Articles | Volume 19, issue 11
Nat. Hazards Earth Syst. Sci., 19, 2385–2404, 2019
https://doi.org/10.5194/nhess-19-2385-2019
Nat. Hazards Earth Syst. Sci., 19, 2385–2404, 2019
https://doi.org/10.5194/nhess-19-2385-2019

Research article 30 Oct 2019

Research article | 30 Oct 2019

Simulation of fragmental rockfalls detected using terrestrial laser scans from rock slopes in south-central British Columbia, Canada

Zac Sala et al.

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Interactive discussion

Status: closed
Status: closed
AC: Author comment | RC: Referee comment | SC: Short comment | EC: Editor comment
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Peer-review completion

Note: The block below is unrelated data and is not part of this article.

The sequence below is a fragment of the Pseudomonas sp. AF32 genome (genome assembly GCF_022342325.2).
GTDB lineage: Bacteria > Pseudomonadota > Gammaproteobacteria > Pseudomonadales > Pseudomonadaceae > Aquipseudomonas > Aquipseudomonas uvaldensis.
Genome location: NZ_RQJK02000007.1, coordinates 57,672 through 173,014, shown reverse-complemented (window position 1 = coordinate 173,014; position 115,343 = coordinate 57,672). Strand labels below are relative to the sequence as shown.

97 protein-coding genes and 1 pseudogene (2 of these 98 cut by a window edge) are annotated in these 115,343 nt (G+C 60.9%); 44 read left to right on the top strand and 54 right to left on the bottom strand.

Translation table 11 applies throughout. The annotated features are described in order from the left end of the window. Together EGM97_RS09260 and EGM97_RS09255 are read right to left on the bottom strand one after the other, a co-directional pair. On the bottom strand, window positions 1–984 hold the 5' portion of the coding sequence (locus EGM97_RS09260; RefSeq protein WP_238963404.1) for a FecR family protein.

AR: Author's response | RR: Referee report | ED: Editor decision
ED: Publish subject to minor revisions (review by editor) (19 May 2019) by Oded Katz
AR by Zac Sala on behalf of the Authors (05 Jun 2019)  Author's response    Manuscript
ED: Publish subject to minor revisions (review by editor) (27 Jun 2019) by Oded Katz
AR by Zac Sala on behalf of the Authors (18 Jul 2019)  Author's response    Manuscript
ED: Publish as is (25 Jul 2019) by Oded Katz
AR by Zac Sala on behalf of the Authors (02 Aug 2019)  Author's response    Manuscript
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Short summary
The work carried out for this study is part of a collaborative research program studying the impact of ground hazards on transportation infrastructure in Canada. The focus of the paper is the testing and application of a new simulation technique which can model the movement of falling rock material. These initial tests show that our simulation technique is capable of reproducing material accumulations from rockfall events which occurred above a section of railway in British Columbia, Canada.
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